Critical Sources:

    Booklist raved over this story, saying, "Even children who can already talk a blue streak will come away satisfied that their own strong emotions have been mirrored and legitimized, and readers of all ages will recognize the agonizing frustration of a little girl who knows far more than she can articulate." This is very true of the story and show just how much is conveyed in the book's brevity.

    NCTE (National Council for the Teacher's of English) praised the book for its depiction of language in all forms, from pre-speech sounds "Aggie flaggle Klabble!" to body language (going boneless). The review summarized all the nuances of the text and leave the reader wanting to read more.

Jeremy Thatcher, Dragon Hatcher by Bruce Colville, published by Harcourt

150 pages; Genre: fantasy

Intend age: 8-12

Annotation: Just when Jeremy Thatcher thought sixth grade couldn't get any more dramatic than an upcoming art contest, having a note read out loud by the art teacher, being chased by boys who make fun of him for Mary Lou wanting to kiss him, and having to mow the lawn, a mysterious egg shows up.


Jeremy Thatcher, Dragon Hatcher is a riotous journey through the sixth grade as Jeremy Thatcher has to wrestle with issues of growing up AS WELL AS raise a dragon. But, he must do exactly what the note says or things will go very, very wrong.

    The plot is fast-paced and moves the reader quickly through the story line. The issues Jeremy faces are common to all children (issues of raising a dragon aside), and kids will see themselves in his drama. If a child likes the idea of Eragon, but is not quite up to that reading level, this would be a great segue into that book.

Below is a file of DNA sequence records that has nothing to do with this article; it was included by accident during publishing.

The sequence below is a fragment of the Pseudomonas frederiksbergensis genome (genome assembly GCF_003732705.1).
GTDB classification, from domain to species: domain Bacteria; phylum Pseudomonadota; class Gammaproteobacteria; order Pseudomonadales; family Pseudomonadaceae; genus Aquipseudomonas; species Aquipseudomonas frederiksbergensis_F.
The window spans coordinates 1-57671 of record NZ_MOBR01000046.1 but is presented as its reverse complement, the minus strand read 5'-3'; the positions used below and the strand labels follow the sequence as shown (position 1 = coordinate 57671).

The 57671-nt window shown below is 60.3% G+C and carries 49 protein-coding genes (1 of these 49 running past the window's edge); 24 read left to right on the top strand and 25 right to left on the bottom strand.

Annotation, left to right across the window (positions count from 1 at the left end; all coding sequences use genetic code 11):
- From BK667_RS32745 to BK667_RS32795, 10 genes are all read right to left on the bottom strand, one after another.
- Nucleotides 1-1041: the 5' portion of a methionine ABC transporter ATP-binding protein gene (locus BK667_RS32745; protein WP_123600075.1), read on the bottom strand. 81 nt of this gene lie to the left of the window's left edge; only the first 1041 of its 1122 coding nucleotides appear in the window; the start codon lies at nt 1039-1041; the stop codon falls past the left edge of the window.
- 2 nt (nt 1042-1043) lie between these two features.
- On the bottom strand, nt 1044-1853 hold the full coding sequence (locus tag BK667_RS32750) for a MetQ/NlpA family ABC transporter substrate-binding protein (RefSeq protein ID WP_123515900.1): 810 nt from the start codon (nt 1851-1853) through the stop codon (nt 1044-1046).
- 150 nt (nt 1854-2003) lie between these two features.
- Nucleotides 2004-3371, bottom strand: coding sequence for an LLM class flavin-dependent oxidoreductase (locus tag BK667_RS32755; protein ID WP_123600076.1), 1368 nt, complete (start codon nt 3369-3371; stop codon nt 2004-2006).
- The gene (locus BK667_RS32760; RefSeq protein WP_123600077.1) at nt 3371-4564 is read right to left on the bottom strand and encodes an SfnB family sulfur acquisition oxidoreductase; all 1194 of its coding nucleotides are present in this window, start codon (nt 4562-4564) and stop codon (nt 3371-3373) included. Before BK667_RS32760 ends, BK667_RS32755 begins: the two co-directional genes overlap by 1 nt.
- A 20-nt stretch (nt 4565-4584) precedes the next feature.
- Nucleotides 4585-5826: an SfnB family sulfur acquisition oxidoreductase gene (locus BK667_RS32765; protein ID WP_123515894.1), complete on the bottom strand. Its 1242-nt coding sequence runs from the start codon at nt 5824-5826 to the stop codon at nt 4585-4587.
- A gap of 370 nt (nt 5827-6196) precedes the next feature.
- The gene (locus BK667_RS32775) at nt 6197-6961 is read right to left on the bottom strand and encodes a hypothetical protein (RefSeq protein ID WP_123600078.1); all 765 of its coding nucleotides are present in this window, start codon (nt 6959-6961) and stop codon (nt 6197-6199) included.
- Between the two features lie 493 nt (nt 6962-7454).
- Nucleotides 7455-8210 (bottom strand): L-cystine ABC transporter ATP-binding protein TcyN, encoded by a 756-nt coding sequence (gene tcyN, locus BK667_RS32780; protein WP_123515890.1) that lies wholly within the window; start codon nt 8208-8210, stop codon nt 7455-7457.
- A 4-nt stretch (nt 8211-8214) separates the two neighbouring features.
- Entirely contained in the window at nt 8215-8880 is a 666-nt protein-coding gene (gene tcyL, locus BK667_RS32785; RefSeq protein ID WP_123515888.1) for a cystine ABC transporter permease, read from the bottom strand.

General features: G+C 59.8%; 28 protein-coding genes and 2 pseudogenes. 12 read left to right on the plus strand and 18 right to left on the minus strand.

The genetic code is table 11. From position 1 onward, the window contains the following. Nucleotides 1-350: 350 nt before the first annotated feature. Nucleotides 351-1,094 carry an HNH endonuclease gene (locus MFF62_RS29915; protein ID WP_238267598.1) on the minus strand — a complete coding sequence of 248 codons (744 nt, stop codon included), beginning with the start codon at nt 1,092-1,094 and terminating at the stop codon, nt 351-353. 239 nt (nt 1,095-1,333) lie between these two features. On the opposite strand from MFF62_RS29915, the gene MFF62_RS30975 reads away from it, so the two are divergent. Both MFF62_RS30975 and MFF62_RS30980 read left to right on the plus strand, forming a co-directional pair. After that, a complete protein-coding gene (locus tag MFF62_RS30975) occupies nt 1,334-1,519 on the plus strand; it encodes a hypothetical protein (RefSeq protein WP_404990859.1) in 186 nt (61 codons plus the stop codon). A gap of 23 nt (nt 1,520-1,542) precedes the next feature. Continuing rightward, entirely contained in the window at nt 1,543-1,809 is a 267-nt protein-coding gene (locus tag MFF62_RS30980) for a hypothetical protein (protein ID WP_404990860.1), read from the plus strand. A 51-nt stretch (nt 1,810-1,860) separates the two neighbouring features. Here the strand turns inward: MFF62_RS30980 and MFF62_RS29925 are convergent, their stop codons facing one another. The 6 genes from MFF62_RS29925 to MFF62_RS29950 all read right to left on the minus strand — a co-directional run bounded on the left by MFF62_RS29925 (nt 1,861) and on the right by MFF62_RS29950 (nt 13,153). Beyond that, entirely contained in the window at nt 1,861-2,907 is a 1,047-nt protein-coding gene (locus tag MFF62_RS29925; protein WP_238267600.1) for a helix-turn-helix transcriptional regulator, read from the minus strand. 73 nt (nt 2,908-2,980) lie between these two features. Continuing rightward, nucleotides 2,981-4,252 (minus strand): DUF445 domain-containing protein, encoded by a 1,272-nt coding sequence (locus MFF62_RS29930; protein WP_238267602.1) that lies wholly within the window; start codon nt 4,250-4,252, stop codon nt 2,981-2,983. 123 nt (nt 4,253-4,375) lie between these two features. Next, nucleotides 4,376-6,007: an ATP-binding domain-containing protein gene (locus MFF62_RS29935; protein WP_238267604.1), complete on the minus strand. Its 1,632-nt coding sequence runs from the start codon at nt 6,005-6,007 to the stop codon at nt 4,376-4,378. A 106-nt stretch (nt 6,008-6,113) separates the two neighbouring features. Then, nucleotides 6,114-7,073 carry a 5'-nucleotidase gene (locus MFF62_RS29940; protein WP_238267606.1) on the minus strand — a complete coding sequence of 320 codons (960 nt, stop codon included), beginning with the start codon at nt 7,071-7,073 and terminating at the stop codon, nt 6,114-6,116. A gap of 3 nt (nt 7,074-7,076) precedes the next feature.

Critical Sources:

    The Reading Teacher wrote about Jeremy Thatcher, Dragon Hatcher's enticing plot, "filled with humor and suspense." This is a fair assessment of the story, but doesn't quite do justice to the many themes in the book, ranging from responsibility, respecting others, and boy-girl issues, as well as the joy of raising a dragon and partaking in a magical world.

    What The Reading Teacher lacked in its perception of the book, School Library Journal more than understood. The reviewer recognized that Jeremy Thatcher has all of the normal problems of a 12-year old, as well as some new ones (top secret dragon, anyone?). This review is effective in that it presents a book that a middle school reader would want to read again and again.

Ok, Now then...

So, This is a new quarter--summer has come and gone and I'm back into the fun library classes: children's literature and information literacy. (hooray for the 560s!) I'm going to post my book reviews to this page as well.

Tuesday, June 3, 2008

One last story

This is one last story--this is what I've been up to this month, in addition to working full time and going to school. :-) This is about the project that we call Operation Haiti.

Sunday, June 1, 2008

The Mormon Dance.

This is a story about my adventures at the National Undergraduate Literature Conference in Ogden, Utah, and culminates with a dance at the Tabernacle in Salt Lake City.